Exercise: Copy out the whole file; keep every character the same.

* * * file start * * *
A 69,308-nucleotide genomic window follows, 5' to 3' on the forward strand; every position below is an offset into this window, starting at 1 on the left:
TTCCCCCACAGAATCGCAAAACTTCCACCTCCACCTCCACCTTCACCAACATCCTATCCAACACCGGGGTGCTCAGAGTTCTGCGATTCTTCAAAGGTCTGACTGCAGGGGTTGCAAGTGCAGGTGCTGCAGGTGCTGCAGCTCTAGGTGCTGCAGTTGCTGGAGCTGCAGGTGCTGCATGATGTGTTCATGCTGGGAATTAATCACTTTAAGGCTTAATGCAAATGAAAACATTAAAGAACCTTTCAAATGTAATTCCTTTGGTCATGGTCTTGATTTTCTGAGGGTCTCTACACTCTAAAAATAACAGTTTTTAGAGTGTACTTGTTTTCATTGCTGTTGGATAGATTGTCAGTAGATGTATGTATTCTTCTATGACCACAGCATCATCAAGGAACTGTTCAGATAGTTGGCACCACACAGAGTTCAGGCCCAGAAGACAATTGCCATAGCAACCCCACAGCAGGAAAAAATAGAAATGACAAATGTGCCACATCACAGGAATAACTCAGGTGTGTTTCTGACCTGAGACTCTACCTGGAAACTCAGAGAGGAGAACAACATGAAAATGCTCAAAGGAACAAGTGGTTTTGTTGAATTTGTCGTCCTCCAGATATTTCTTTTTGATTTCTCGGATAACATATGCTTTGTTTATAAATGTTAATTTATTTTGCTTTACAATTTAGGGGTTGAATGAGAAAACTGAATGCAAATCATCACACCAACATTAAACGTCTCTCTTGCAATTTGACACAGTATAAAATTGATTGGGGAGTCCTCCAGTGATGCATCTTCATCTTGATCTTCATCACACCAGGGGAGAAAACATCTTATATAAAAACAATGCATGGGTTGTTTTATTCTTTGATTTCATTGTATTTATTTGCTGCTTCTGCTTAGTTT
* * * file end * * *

A 69,308-nucleotide genomic window follows, 5' to 3' on the forward strand; every position below is an offset into this window, starting at 1 on the left:
TTCCCCCACAGAATCGCAAAACTTCCACCTCCACCTCCACCTTCACCAACATCCTATCCAACACCGGGGTGCTCAGAGTTCTGCGATTCTTCAAAGGTCTGACTGCAGGGGTTGCAAGTGCAGGTGCTGCAGGTGCTGCAGCTCTAGGTGCTGCAGTTGCTGGAGCTGCAGGTGCTGCATGATGTGTTCATGCTGGGAATTAATCACTTTAAGGCTTAATGCAAATGAAAACATTAAAGAACCTTTCAAATGTAATTCCTTTGGTCATGGTCTTGATTTTCTGAGGGTCTCTACACTCTAAAAATAACAGTTTTTAGAGTGTACTTGTTTTCATTGCTGTTGGATAGATTGTCAGTAGATGTATGTATTCTTCTATGACCACAGCATCATCAAGGAACTGTTCAGATAGTTGGCACCACACAGAGTTCAGGCCCAGAAGACAATTGCCATAGCAACCCCACAGCAGGAAAAAATAGAAATGACAAATGTGCCACATCACAGGAATAACTCAGGTGTGTTTCTGACCTGAGACTCTACCTGGAAACTCAGAGAGGAGAACAACATGAAAATGCTCAAAGGAACAAGTGGTTTTGTTGAATTTGTCGTCCTCCAGATATTTCTTTTTGATTTCTCGGATAACATATGCTTTGTTTATAAATGTTAATTTATTTTGCTTTACAATTTAGGGGTTGAATGAGAAAACTGAATGCAAATCATCACACCAACATTAAACGTCTCTCTTGCAATTTGACACAGTATAAAATTGATTGGGGAGTCCTCCAGTGATGCATCTTCATCTTGATCTTCATCACACCAGGGGAGAAAACATCTTATATAAAAACAATGCATGGGTTGTTTTATTCTTTGATTTCATTGTATTTATTTGCTGCTTCTGCTTAGTTT